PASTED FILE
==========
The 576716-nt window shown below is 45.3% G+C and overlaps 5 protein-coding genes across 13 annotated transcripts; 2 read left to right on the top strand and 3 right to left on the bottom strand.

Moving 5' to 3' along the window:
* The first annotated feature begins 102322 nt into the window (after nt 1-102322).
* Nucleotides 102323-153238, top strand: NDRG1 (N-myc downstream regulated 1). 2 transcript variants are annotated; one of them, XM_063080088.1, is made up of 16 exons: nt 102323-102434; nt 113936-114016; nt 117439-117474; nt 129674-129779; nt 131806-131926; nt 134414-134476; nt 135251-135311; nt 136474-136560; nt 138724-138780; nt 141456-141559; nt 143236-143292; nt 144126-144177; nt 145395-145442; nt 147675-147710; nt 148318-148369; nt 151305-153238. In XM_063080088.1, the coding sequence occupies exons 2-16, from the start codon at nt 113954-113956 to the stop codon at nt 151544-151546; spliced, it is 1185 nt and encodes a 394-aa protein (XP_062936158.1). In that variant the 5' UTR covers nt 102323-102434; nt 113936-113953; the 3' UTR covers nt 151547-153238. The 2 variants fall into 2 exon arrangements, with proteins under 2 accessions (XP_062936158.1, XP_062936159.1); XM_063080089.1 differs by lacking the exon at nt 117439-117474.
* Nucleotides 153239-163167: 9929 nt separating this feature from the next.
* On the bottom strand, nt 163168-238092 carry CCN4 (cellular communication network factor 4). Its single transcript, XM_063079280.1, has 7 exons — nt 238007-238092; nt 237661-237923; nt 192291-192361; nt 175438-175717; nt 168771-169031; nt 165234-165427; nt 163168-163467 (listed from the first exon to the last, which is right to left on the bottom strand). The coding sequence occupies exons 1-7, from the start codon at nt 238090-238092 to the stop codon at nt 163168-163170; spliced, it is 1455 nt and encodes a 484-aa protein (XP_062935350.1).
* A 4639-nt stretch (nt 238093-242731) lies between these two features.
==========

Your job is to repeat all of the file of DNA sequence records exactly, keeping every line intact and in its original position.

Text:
The 576716-nt window shown below is 45.3% G+C and overlaps 5 protein-coding genes across 13 annotated transcripts; 2 read left to right on the top strand and 3 right to left on the bottom strand.

Moving 5' to 3' along the window:
* The first annotated feature begins 102322 nt into the window (after nt 1-102322).
* Nucleotides 102323-153238, top strand: NDRG1 (N-myc downstream regulated 1). 2 transcript variants are annotated; one of them, XM_063080088.1, is made up of 16 exons: nt 102323-102434; nt 113936-114016; nt 117439-117474; nt 129674-129779; nt 131806-131926; nt 134414-134476; nt 135251-135311; nt 136474-136560; nt 138724-138780; nt 141456-141559; nt 143236-143292; nt 144126-144177; nt 145395-145442; nt 147675-147710; nt 148318-148369; nt 151305-153238. In XM_063080088.1, the coding sequence occupies exons 2-16, from the start codon at nt 113954-113956 to the stop codon at nt 151544-151546; spliced, it is 1185 nt and encodes a 394-aa protein (XP_062936158.1). In that variant the 5' UTR covers nt 102323-102434; nt 113936-113953; the 3' UTR covers nt 151547-153238. The 2 variants fall into 2 exon arrangements, with proteins under 2 accessions (XP_062936158.1, XP_062936159.1); XM_063080089.1 differs by lacking the exon at nt 117439-117474.
* Nucleotides 153239-163167: 9929 nt separating this feature from the next.
* On the bottom strand, nt 163168-238092 carry CCN4 (cellular communication network factor 4). Its single transcript, XM_063079280.1, has 7 exons — nt 238007-238092; nt 237661-237923; nt 192291-192361; nt 175438-175717; nt 168771-169031; nt 165234-165427; nt 163168-163467 (listed from the first exon to the last, which is right to left on the bottom strand). The coding sequence occupies exons 1-7, from the start codon at nt 238090-238092 to the stop codon at nt 163168-163170; spliced, it is 1455 nt and encodes a 484-aa protein (XP_062935350.1).
* A 4639-nt stretch (nt 238093-242731) lies between these two features.